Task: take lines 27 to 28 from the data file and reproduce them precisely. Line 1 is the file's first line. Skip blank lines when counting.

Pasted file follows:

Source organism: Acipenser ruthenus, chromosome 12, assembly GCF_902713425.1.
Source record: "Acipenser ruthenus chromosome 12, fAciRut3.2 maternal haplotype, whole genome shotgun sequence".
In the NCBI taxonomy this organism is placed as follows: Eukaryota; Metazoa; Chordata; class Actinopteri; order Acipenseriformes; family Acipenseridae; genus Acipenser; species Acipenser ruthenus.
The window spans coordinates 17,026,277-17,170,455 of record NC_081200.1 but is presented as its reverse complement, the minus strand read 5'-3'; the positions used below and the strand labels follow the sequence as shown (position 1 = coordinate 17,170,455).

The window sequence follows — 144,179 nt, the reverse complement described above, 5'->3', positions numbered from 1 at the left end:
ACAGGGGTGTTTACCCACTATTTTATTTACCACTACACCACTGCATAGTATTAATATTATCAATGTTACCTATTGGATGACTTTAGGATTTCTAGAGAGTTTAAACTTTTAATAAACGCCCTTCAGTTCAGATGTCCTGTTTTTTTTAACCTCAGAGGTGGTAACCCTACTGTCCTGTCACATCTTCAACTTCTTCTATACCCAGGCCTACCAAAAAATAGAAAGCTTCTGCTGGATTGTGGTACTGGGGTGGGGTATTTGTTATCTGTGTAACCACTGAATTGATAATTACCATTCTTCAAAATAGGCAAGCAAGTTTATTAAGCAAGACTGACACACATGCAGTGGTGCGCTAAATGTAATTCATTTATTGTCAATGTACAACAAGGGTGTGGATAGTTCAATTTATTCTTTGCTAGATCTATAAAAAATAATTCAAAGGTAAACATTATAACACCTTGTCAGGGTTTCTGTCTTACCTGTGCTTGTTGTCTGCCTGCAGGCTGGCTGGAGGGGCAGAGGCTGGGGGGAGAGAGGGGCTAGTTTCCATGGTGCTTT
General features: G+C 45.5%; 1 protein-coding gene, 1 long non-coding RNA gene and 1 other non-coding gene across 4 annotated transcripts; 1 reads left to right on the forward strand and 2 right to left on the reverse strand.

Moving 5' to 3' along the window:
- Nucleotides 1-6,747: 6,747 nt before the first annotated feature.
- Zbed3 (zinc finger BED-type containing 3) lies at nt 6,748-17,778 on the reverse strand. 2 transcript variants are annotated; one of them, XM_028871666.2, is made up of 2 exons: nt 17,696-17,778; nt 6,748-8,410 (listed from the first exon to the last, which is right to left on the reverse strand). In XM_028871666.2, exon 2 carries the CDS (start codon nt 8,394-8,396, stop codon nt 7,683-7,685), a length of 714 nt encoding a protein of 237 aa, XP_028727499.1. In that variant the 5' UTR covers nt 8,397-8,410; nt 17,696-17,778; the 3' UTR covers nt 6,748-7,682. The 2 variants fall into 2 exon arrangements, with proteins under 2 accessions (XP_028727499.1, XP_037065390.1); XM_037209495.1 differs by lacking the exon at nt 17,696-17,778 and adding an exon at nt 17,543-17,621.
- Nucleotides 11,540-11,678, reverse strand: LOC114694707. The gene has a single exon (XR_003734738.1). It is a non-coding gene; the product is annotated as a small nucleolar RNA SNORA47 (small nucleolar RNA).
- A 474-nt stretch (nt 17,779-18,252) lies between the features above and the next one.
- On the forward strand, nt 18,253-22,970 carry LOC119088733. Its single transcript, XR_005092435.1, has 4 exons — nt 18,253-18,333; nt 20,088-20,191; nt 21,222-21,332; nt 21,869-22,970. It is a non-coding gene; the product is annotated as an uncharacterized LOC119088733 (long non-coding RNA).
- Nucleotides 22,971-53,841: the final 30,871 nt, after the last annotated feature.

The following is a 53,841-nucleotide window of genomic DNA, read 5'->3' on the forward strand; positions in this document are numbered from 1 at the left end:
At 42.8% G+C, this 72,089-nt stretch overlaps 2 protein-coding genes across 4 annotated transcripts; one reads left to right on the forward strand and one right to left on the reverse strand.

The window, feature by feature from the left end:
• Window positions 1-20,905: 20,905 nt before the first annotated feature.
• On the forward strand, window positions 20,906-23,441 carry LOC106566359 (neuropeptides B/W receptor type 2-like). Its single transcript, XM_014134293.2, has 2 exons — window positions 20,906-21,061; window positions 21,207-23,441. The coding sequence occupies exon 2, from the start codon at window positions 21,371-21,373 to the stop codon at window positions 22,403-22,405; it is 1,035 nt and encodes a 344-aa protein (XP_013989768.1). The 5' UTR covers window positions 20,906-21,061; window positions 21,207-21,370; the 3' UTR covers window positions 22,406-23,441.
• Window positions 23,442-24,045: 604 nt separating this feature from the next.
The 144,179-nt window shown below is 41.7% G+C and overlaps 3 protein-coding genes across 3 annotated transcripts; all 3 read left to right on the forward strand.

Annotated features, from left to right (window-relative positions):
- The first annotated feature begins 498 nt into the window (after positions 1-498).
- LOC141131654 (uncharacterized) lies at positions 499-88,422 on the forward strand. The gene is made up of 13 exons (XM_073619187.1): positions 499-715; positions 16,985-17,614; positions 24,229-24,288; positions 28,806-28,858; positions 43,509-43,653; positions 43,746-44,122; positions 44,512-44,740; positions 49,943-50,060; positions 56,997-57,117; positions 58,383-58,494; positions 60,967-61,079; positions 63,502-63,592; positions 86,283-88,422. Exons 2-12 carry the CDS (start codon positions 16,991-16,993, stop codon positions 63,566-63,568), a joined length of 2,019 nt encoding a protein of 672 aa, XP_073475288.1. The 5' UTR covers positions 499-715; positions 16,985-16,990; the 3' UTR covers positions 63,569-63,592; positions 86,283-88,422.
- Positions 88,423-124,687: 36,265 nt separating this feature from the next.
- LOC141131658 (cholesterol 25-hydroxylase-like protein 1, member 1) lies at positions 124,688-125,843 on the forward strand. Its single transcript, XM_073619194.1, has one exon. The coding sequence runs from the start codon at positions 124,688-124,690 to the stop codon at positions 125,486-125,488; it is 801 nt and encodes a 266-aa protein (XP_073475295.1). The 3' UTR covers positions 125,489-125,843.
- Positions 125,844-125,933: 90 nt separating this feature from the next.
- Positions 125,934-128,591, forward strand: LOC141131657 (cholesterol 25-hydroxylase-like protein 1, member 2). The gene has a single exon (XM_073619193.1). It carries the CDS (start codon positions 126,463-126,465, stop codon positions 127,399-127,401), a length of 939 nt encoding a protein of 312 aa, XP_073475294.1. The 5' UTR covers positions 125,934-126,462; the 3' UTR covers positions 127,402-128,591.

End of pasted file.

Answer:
- Positions 125,844-125,933: 90 nt separating this feature from the next.
- Positions 125,934-128,591, forward strand: LOC141131657 (cholesterol 25-hydroxylase-like protein 1, member 2). The gene has a single exon (XM_073619193.1). It carries the CDS (start codon positions 126,463-126,465, stop codon positions 127,399-127,401), a length of 939 nt encoding a protein of 312 aa, XP_073475294.1. The 5' UTR covers positions 125,934-126,462; the 3' UTR covers positions 127,402-128,591.